People are increasingly relying on mobile phones for business, although complaints of poor network reception in doors are increasing
One in four people are now complaining that poor service from their mobile phone networks is negatively affecting their work.
A new survey of over 200 UK mobile users in September and October from wireless communications expert ADC revealed that 60.8 percent of users rely on their mobile handset for their job, while 38.5 percent stated that this was their main work phone.
However, evidence is emerging that networks are struggling to cope after almost two thirds of respondents complained of less than perfect mobile service in their workplace, with 27.6 percent stating that their work has suffered due to poor reception.
There has been many question marks of late over the ability of mobile networks, which were designed to carry voice, to cope with the rising demand for data from mobile broadband users. However, it seems that the survey has identified poor in-building coverage as a particular issue.
ADC found that the majority of people are now using their mobile phones inside buildings, as opposed to outdoors and on the move. But networks are not keeping up with this trend and ADC says that many users complain of coverage blackspots and insufficient service when using their phones inside.
Its research points to particular problem areas inside buildings, after 44.3 percent of respondents complained of poor signal in lifts and stairs or stairwells. A quarter also experienced problems when located anywhere away from the building’s exterior and its windows. Other problematic areas include conference rooms (28.5 percent); ground floor/basement (24.9 percent); and even their very own desks (22.3 percent).
“Poor in-building coverage is nothing new and with an increasing amount of mobile use taking place indoors, finding a solution to this problem is long overdue,” said John Spindler, VP product management at ADC.
“It is a physics issue,” he told eWEEK Europe. “The higher the frequency, the less able it is to penetrate buildings. I don’t think the survey comes as a surprise to me, but it reinforces what we see happening.”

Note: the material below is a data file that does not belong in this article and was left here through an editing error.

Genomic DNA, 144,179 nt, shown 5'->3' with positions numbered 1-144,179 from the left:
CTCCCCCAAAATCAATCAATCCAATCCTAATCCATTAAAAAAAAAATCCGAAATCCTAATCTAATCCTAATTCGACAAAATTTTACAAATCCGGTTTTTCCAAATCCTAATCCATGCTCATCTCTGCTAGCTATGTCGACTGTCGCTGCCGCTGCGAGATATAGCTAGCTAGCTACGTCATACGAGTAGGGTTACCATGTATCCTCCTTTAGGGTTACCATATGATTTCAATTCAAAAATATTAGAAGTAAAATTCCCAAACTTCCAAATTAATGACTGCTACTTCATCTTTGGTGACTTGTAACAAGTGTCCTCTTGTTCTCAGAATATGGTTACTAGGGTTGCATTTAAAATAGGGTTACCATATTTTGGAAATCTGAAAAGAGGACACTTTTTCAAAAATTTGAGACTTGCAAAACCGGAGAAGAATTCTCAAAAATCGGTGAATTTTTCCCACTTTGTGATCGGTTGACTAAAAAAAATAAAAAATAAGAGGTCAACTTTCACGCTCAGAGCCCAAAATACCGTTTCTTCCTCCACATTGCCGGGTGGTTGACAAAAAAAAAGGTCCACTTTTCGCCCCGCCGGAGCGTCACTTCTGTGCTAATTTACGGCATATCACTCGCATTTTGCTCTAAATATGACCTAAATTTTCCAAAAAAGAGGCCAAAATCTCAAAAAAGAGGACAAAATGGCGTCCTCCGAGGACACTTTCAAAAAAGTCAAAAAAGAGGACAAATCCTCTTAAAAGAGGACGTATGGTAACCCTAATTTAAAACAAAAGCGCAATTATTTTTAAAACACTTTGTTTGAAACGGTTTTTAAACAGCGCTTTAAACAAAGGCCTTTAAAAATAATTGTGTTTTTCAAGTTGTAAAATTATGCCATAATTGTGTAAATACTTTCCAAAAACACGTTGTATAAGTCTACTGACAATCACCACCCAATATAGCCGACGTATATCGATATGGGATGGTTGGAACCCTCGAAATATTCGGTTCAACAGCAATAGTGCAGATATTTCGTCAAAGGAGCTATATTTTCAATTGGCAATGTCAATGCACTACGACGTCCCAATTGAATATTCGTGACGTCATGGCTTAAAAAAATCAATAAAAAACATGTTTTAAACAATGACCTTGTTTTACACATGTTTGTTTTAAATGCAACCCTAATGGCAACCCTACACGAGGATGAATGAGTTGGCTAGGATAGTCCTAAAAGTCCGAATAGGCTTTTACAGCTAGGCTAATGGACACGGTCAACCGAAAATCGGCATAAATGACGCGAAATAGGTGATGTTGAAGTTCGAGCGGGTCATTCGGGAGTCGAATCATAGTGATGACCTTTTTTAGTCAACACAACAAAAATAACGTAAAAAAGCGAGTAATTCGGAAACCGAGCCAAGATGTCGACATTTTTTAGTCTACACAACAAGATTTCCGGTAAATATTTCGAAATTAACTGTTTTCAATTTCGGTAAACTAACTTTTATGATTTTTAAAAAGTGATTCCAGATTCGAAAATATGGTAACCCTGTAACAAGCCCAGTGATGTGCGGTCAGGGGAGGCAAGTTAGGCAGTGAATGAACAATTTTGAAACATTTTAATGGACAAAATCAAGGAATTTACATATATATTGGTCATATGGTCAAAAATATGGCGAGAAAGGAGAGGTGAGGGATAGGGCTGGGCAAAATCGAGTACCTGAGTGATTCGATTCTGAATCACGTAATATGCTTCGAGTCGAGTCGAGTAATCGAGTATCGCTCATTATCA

Spindler pointed to stats he saw from Japanese carrier NTT DoCoMo, which found that 70 percent of its signals were being delivered indoors, and that data was from a few years ago.
“When you think about history of cellular, it was first introduced to cover motorways and for people travelling to and from places, but usage patterns have shifted dramatically. We are seeing more and more businesses utilising handsets, as it is a very powerful tool for employees being reachable, enhancing customer service, running applications on their handsets, etc.”
“When you see stats like 60.8 percent of users rely on their mobile handset for their job, while 40 percent relying on mobile for their job, that is just the tip of the iceberg. We are going to see the numbers go up,” he said.
Spindler advises that more and more smaller cells need to be created.
“When you install an inbuilding system, you are essentially creating a cell site in that building, which is a dedicated resource for those business users, and they are not have to compete for capacity on a neighbouring cell site, so it is extremely efficient,” he said. “So from our view point things need to change, and this is borne out by industry pundits, the old spray and pray concept won’t work anymore.”
Businesses can use in-building wireless systems, but Vodafone in the UK is offering a femtocell – an indoor base station with backhaul over the user’s broadband network – for smaller offices and home.
Hardware vendors including Ubiquisys are offering business grade versions of femtocells to support larger numbers of users.